English site & menu available (Note: lunch value sets are not mentioned on the site.)
I’ll be upfront, I like this place because I like the grandpa chef who runs the place him himself. He has a cheerful energy as he slices the fish and bustles his way into the back kitchen to restock the soup and rice. Of the places I’ve listed, this is the only place that has the authentic neighbourhood corner-stall vibe. When I went with one friend, there was already another middle-aged lady who was sitting in a corner chatting away with the chef while slowly taking her time with every single piece. After we finished, we were also in no rush to leave. This is an upstairs reprieve from the onslaught of shoppers just metres down the block.
This is one of the approx ¥1000 lunches, which provides a great sampling. If you only have 1 lunch, I would recommend treating yourself. If you have a few days, then try this place as a baseline to fully appreciate the more expensive sets.
Note that the restaurant is on the 8/F of the Matsuoka Ken Corp Building (松岡銀緑館) and you take the elevator up.
Sushi Katsura is about the same level as Sushi Gen to me in terms of quality. I think Kasuura is marginally better, but it has also had one or two slips that average things out.
Sushi Katsura has one lovely touch by serving pieces on a bamboo (?) or reed leaf. They serve pieces as they go, which has a relaxed, yet brisk, rhythm. They often present 2-3 pieces with a flourish. Generally, if you pace yourself for eating, they replenish just as you finish each piece. Sometimes, as in my case when I talk too much to friends, they fill my leaf and stop when they can’t fill any more.
The reason I come here is because it is the closest place to turn in from after taking friends to Tsukiji’s Outer Fish Market. The other reason is because as someone who used to live in Tokyo, I sometime just wanted something decent — not mind-blowing — just honest fresh fish that hit the spot, like comfort food.
Tempura Kurokawa is the antithesis of the sushi bars I’ve just recommended. This place is in a tiny alley just beside the Sushi Dai Honkan. Its cramped interior makes it feel like a shack (though it’s much more sturdy). The lady who will probably seat you is brief and gruff (and doesn’t speak English). You will be squeezing in beside someone else and won’t have much luck as a big group.
So, what is so appetising here despite the list of caveats above? The simple answer is good tempura. Now, good tempura as defined in the Japanese sense is (I think) slightly different from outside Japan. Good tempura should have a thin, crispy batter that is flavourful, but not too oily. The fried item should be the perfect temperature to accentuate its original flavours, still moist at the heart. In addition, good tempura is not defined by its size. The shrimp pieces you’ll get here are much smaller than the bread sticks I see in North America.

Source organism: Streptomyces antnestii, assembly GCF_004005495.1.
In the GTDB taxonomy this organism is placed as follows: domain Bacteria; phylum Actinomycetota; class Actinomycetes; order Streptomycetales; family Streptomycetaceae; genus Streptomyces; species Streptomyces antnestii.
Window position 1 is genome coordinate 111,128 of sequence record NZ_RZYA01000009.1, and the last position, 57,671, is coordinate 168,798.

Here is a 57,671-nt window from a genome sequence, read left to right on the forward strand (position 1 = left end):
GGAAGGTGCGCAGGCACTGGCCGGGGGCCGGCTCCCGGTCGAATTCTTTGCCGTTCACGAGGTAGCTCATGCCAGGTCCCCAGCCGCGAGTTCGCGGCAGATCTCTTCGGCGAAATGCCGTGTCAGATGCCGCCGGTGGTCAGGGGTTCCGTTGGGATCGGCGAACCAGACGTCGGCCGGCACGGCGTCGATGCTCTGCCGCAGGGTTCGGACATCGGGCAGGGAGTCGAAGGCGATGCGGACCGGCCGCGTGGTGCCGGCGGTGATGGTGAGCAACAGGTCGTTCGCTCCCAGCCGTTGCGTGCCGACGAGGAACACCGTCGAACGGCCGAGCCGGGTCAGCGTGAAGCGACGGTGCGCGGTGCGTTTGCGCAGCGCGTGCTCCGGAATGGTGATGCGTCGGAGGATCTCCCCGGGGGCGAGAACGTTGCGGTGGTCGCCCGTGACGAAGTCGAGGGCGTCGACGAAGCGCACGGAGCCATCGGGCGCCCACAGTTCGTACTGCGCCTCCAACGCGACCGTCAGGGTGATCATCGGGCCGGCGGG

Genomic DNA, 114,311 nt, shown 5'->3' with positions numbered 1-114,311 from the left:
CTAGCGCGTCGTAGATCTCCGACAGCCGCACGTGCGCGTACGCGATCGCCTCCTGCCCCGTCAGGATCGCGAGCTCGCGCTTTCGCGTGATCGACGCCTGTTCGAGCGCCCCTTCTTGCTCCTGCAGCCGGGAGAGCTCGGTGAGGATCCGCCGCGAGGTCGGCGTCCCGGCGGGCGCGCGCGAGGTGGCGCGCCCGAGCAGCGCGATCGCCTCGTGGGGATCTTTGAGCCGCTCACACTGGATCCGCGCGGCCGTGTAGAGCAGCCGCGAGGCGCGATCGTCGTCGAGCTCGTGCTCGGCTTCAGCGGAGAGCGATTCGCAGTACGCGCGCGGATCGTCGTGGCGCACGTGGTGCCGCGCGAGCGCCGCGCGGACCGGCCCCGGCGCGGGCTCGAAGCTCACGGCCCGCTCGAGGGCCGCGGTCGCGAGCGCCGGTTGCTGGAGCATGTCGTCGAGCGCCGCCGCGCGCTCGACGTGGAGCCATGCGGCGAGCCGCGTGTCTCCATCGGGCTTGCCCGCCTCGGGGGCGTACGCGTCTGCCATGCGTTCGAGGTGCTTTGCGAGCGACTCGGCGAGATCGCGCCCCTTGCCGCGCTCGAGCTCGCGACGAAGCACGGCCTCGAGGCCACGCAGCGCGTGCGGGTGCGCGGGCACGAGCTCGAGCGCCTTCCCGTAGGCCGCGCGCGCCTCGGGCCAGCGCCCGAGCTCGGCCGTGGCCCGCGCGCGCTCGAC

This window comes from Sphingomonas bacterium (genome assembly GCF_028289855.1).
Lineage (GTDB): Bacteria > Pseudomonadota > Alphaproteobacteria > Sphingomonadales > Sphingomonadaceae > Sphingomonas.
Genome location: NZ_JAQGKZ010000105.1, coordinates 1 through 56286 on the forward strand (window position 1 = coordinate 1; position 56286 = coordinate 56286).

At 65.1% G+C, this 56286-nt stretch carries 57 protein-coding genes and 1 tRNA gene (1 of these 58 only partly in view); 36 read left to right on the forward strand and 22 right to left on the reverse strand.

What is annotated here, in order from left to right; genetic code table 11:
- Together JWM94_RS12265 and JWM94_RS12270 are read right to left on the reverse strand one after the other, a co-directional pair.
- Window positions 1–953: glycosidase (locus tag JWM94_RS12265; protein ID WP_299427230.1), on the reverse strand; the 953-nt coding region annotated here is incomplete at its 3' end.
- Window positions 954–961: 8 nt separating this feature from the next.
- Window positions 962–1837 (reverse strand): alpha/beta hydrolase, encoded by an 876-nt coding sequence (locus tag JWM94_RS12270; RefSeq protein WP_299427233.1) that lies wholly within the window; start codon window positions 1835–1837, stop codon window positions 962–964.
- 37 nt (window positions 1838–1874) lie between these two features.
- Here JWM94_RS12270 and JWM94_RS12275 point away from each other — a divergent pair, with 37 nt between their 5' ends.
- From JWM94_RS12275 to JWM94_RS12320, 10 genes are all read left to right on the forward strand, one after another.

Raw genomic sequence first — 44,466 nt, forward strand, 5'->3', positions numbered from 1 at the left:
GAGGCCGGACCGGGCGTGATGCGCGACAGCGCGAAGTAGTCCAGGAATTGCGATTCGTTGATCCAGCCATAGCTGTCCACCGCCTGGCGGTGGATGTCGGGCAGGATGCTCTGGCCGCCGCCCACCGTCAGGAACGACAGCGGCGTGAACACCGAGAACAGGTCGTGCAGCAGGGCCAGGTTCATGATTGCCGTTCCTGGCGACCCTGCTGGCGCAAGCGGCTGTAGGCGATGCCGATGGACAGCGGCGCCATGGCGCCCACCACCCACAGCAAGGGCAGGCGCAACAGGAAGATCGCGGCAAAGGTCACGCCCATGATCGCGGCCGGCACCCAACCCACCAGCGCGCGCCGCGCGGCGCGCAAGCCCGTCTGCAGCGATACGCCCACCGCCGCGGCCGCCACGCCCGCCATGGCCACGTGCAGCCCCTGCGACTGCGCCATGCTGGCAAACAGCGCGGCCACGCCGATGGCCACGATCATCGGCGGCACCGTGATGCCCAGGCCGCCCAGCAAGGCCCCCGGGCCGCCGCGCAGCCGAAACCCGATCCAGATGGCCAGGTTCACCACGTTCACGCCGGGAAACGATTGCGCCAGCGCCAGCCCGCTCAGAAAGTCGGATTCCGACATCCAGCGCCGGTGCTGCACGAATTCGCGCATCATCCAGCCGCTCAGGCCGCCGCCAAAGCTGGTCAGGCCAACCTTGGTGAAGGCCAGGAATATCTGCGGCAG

You can order a ten-don, tempura rice bowl. I think this is below ¥1000. My friend and I tried the first and second tempura sets of the 3 options on the Japanese menu (I think they were named something like tsuki (moon) and yuki (snow). Basically, just point to the set price based on the amount you think you want to eat, but a warning that it will be a lot of tempura.
Tempura sets are served in rounds. You will get items individually. That means you will get you shrimp, your little fish, pimans (little green peppers) and vegetables, and additional items for larger sets. Seafood items are seasonal. Again, one of the biggest differences between the first and second sets was the shrimp — the second set had fresh shrimp (pictured above) with the shrimp heads, which should be eaten as a crunchy delicacy.
Ramen: Mugi to Olive
I have also included here one of the more interesting ramen places in this central area that serves clam-based ramen soup stock. This has a lighter flavour without sacrificing the texture. You can order thick or thin noodles, and also tsukemen (ramen with the broth on the side) which is also delicious.
Note that you order by choosing your item on a vending machine by the door. You order by inserting the bill, then clicking the item you want. When you are done your orders, switch the knob for your change and give the tickets to your server.
This place will likely have a lunch-time lineup as it’s on a ramen eating street. The place next door serves duck ramen!
Ramen: Kyushu Jangara
Finally, I’ve included another ramen shop on the same street as Mugi-to-Olive. Kyushu Jangara is a the namesake dish of the restaurant. The signature Jangara uses a “mild tonkotsu” variant with vegetables to balance out the flavour. Another popular option that’s not as common in Japan is the Karabon — a spicy broth ramen.
That’s it for now! Happy eating through Tokyo!
I’ve also created a map of the places I’m recommending below. Note that the red restaurants are the ones I have tried while the blue ones are ones that look interesting to me. You can save it onto your phone and it works offline if you pre-load it before you lose your WiFi connection!